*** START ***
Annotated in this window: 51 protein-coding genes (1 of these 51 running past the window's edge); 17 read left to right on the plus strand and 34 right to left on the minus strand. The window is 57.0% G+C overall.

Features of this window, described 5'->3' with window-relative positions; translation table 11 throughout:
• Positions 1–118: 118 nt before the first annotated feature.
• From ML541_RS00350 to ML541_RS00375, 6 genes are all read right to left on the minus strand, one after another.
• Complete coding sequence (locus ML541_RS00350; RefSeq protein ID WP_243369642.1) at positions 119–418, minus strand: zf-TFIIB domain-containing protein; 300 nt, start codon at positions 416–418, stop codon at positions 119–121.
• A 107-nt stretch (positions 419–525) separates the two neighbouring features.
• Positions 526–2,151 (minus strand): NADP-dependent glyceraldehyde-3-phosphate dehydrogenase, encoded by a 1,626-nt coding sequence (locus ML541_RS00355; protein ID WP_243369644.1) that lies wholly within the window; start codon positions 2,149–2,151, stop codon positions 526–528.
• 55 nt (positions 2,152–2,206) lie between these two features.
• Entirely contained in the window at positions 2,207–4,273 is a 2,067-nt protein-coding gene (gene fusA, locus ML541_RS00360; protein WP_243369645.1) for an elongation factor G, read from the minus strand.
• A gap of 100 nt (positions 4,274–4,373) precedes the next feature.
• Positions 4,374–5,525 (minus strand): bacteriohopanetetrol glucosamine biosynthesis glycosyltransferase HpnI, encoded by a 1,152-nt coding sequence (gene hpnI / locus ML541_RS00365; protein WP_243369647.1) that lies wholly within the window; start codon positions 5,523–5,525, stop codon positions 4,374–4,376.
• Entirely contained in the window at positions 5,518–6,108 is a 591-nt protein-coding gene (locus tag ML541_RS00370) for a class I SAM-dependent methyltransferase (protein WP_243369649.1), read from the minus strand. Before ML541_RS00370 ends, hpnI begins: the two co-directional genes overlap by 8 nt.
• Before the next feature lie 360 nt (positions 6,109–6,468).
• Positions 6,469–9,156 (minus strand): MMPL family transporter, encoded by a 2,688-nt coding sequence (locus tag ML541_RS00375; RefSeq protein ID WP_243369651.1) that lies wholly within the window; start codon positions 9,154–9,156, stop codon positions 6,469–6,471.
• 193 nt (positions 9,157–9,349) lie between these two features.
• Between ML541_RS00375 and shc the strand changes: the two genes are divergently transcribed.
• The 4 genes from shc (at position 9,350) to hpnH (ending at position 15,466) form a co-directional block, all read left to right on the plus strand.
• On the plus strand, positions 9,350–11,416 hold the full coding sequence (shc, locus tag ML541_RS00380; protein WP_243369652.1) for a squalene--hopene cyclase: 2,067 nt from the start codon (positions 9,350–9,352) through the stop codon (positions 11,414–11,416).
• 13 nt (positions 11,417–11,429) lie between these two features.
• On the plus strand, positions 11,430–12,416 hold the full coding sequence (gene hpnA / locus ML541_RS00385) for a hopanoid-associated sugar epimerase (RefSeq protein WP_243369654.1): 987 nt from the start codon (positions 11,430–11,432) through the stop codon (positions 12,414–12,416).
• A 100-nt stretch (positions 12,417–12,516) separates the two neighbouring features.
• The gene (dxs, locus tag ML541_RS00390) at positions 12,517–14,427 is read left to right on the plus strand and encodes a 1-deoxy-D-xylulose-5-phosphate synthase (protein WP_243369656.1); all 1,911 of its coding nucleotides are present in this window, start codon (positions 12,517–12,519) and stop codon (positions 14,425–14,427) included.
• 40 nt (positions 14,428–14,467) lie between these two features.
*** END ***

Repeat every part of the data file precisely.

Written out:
Annotated in this window: 51 protein-coding genes (1 of these 51 running past the window's edge); 17 read left to right on the plus strand and 34 right to left on the minus strand. The window is 57.0% G+C overall.

Features of this window, described 5'->3' with window-relative positions; translation table 11 throughout:
• Positions 1–118: 118 nt before the first annotated feature.
• From ML541_RS00350 to ML541_RS00375, 6 genes are all read right to left on the minus strand, one after another.
• Complete coding sequence (locus ML541_RS00350; RefSeq protein ID WP_243369642.1) at positions 119–418, minus strand: zf-TFIIB domain-containing protein; 300 nt, start codon at positions 416–418, stop codon at positions 119–121.
• A 107-nt stretch (positions 419–525) separates the two neighbouring features.
• Positions 526–2,151 (minus strand): NADP-dependent glyceraldehyde-3-phosphate dehydrogenase, encoded by a 1,626-nt coding sequence (locus ML541_RS00355; protein ID WP_243369644.1) that lies wholly within the window; start codon positions 2,149–2,151, stop codon positions 526–528.
• 55 nt (positions 2,152–2,206) lie between these two features.
• Entirely contained in the window at positions 2,207–4,273 is a 2,067-nt protein-coding gene (gene fusA, locus ML541_RS00360; protein WP_243369645.1) for an elongation factor G, read from the minus strand.
• A gap of 100 nt (positions 4,274–4,373) precedes the next feature.
• Positions 4,374–5,525 (minus strand): bacteriohopanetetrol glucosamine biosynthesis glycosyltransferase HpnI, encoded by a 1,152-nt coding sequence (gene hpnI / locus ML541_RS00365; protein WP_243369647.1) that lies wholly within the window; start codon positions 5,523–5,525, stop codon positions 4,374–4,376.
• Entirely contained in the window at positions 5,518–6,108 is a 591-nt protein-coding gene (locus tag ML541_RS00370) for a class I SAM-dependent methyltransferase (protein WP_243369649.1), read from the minus strand. Before ML541_RS00370 ends, hpnI begins: the two co-directional genes overlap by 8 nt.
• Before the next feature lie 360 nt (positions 6,109–6,468).
• Positions 6,469–9,156 (minus strand): MMPL family transporter, encoded by a 2,688-nt coding sequence (locus tag ML541_RS00375; RefSeq protein ID WP_243369651.1) that lies wholly within the window; start codon positions 9,154–9,156, stop codon positions 6,469–6,471.
• 193 nt (positions 9,157–9,349) lie between these two features.
• Between ML541_RS00375 and shc the strand changes: the two genes are divergently transcribed.
• The 4 genes from shc (at position 9,350) to hpnH (ending at position 15,466) form a co-directional block, all read left to right on the plus strand.
• On the plus strand, positions 9,350–11,416 hold the full coding sequence (shc, locus tag ML541_RS00380; protein WP_243369652.1) for a squalene--hopene cyclase: 2,067 nt from the start codon (positions 9,350–9,352) through the stop codon (positions 11,414–11,416).
• 13 nt (positions 11,417–11,429) lie between these two features.
• On the plus strand, positions 11,430–12,416 hold the full coding sequence (gene hpnA / locus ML541_RS00385) for a hopanoid-associated sugar epimerase (RefSeq protein WP_243369654.1): 987 nt from the start codon (positions 11,430–11,432) through the stop codon (positions 12,414–12,416).
• A 100-nt stretch (positions 12,417–12,516) separates the two neighbouring features.
• The gene (dxs, locus tag ML541_RS00390) at positions 12,517–14,427 is read left to right on the plus strand and encodes a 1-deoxy-D-xylulose-5-phosphate synthase (protein WP_243369656.1); all 1,911 of its coding nucleotides are present in this window, start codon (positions 12,517–12,519) and stop codon (positions 14,425–14,427) included.
• 40 nt (positions 14,428–14,467) lie between these two features.